7-3 Taiki was moved at once to a side room in a corner of the main hall. Kouryou took a closer look at the wound. Though the sword had not cut to the bone, it was still a deep gash. Asen hadn’t checked his swing. Kouryou grabbed a swath of cloth and was pressing it against the wound when the doctor ran up.
The flustered physician immediate advised that a surgeon be sent for and went about staunching the flow of blood with the supplies he had on hand. The surgeon arrived and treated the laceration. At that point, the kirin doctor was finally summoned.
Kouryou could help thinking that all this random running about perfectly symbolized the disordered state of the Imperial Court.
And yet—somehow—he pulled it off.
Kouryou was as bewildered as he was surprised. And relieved. Asen bought the story Taiki sold him. Time after time, Kouryou felt the cold fear of getting backed into a corner with no exit. At least for now, Taiki had gotten away with his crazy scheme to anoint Asen the new emperor. With Asen’s consent, Taiki could formally return to Hakkei Palace bearing the authority of the Saiho and Province Lord.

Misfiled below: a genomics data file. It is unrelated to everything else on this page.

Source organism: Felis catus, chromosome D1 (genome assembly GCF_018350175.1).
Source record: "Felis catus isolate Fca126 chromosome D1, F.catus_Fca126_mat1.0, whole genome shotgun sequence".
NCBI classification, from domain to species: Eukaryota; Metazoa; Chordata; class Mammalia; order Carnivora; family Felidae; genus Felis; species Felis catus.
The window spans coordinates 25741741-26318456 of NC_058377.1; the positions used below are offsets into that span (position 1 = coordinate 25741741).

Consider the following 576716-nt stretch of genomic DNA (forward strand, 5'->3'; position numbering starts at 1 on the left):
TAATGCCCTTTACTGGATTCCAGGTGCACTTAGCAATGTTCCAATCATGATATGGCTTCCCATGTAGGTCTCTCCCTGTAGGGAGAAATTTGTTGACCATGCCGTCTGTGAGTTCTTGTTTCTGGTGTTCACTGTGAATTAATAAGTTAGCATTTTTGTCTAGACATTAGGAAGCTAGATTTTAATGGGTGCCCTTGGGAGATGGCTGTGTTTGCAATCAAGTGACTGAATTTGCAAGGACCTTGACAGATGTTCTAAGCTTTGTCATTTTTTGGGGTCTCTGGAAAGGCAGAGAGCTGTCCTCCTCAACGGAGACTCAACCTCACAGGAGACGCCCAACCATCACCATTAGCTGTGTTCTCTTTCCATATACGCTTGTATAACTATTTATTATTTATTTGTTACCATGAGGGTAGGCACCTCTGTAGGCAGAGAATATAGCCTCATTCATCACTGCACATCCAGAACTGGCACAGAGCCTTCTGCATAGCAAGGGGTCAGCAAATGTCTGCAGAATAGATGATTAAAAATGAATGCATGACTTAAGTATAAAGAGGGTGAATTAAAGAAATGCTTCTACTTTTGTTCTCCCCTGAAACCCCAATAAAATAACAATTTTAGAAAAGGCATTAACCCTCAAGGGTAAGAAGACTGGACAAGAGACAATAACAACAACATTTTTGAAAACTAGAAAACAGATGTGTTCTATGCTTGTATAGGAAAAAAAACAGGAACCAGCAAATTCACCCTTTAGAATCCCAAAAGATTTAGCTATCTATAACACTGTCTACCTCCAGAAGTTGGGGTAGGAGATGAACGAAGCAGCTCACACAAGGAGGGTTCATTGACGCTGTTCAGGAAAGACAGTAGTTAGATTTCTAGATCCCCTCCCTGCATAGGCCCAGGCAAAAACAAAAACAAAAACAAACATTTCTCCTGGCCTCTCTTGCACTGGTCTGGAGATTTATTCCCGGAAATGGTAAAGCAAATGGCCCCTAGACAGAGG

What would they do next? The next step for Asen was a coronation. But the fact of the matter was, in this situation, Kouryou hadn’t the slightest idea what protocols were involved and wouldn’t know how to carry them out if he did. The path a new emperor took leading up to an imperial accession was a long and winding one.
And there was no way Taiki could follow it. Because Asen wasn’t any sort of emperor. He could announce his enthronement and put on a coronation ceremony. Those rites and rituals were under the jurisdiction of the kingdom and could be carried out according to Asen’s whims. There were certainly cases of pretenders going through the motions in the past.